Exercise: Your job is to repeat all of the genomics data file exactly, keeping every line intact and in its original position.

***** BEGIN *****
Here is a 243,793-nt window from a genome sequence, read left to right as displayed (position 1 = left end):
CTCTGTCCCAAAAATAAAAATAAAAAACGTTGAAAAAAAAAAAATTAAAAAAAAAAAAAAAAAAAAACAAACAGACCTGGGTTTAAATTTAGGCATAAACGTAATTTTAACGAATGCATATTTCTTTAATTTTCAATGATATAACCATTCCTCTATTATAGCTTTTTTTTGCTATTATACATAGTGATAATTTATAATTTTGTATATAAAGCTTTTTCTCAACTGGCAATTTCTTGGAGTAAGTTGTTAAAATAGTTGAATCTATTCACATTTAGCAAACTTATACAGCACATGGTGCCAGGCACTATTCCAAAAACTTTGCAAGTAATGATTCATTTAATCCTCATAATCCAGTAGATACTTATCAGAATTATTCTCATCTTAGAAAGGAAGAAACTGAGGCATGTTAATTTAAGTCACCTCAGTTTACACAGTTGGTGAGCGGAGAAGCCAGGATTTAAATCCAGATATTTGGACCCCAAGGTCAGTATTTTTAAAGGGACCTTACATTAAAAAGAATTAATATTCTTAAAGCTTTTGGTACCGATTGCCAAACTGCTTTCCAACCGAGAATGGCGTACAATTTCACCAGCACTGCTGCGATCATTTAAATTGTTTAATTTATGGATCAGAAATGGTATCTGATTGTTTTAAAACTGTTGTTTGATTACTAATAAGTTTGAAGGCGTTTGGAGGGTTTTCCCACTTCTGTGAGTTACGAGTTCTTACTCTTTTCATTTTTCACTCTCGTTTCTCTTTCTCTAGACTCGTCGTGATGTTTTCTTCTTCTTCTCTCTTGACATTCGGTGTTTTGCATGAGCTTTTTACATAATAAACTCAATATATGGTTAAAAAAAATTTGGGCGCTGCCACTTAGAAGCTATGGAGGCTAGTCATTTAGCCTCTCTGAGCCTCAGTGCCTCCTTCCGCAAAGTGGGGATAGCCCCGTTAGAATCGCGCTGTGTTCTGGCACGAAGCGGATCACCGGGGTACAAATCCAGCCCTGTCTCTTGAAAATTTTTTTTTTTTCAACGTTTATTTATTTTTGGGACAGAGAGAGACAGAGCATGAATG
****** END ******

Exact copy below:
Here is a 243,793-nt window from a genome sequence, read left to right as displayed (position 1 = left end):
CTCTGTCCCAAAAATAAAAATAAAAAACGTTGAAAAAAAAAAAATTAAAAAAAAAAAAAAAAAAAAACAAACAGACCTGGGTTTAAATTTAGGCATAAACGTAATTTTAACGAATGCATATTTCTTTAATTTTCAATGATATAACCATTCCTCTATTATAGCTTTTTTTTGCTATTATACATAGTGATAATTTATAATTTTGTATATAAAGCTTTTTCTCAACTGGCAATTTCTTGGAGTAAGTTGTTAAAATAGTTGAATCTATTCACATTTAGCAAACTTATACAGCACATGGTGCCAGGCACTATTCCAAAAACTTTGCAAGTAATGATTCATTTAATCCTCATAATCCAGTAGATACTTATCAGAATTATTCTCATCTTAGAAAGGAAGAAACTGAGGCATGTTAATTTAAGTCACCTCAGTTTACACAGTTGGTGAGCGGAGAAGCCAGGATTTAAATCCAGATATTTGGACCCCAAGGTCAGTATTTTTAAAGGGACCTTACATTAAAAAGAATTAATATTCTTAAAGCTTTTGGTACCGATTGCCAAACTGCTTTCCAACCGAGAATGGCGTACAATTTCACCAGCACTGCTGCGATCATTTAAATTGTTTAATTTATGGATCAGAAATGGTATCTGATTGTTTTAAAACTGTTGTTTGATTACTAATAAGTTTGAAGGCGTTTGGAGGGTTTTCCCACTTCTGTGAGTTACGAGTTCTTACTCTTTTCATTTTTCACTCTCGTTTCTCTTTCTCTAGACTCGTCGTGATGTTTTCTTCTTCTTCTCTCTTGACATTCGGTGTTTTGCATGAGCTTTTTACATAATAAACTCAATATATGGTTAAAAAAAATTTGGGCGCTGCCACTTAGAAGCTATGGAGGCTAGTCATTTAGCCTCTCTGAGCCTCAGTGCCTCCTTCCGCAAAGTGGGGATAGCCCCGTTAGAATCGCGCTGTGTTCTGGCACGAAGCGGATCACCGGGGTACAAATCCAGCCCTGTCTCTTGAAAATTTTTTTTTTTTCAACGTTTATTTATTTTTGGGACAGAGAGAGACAGAGCATGAATG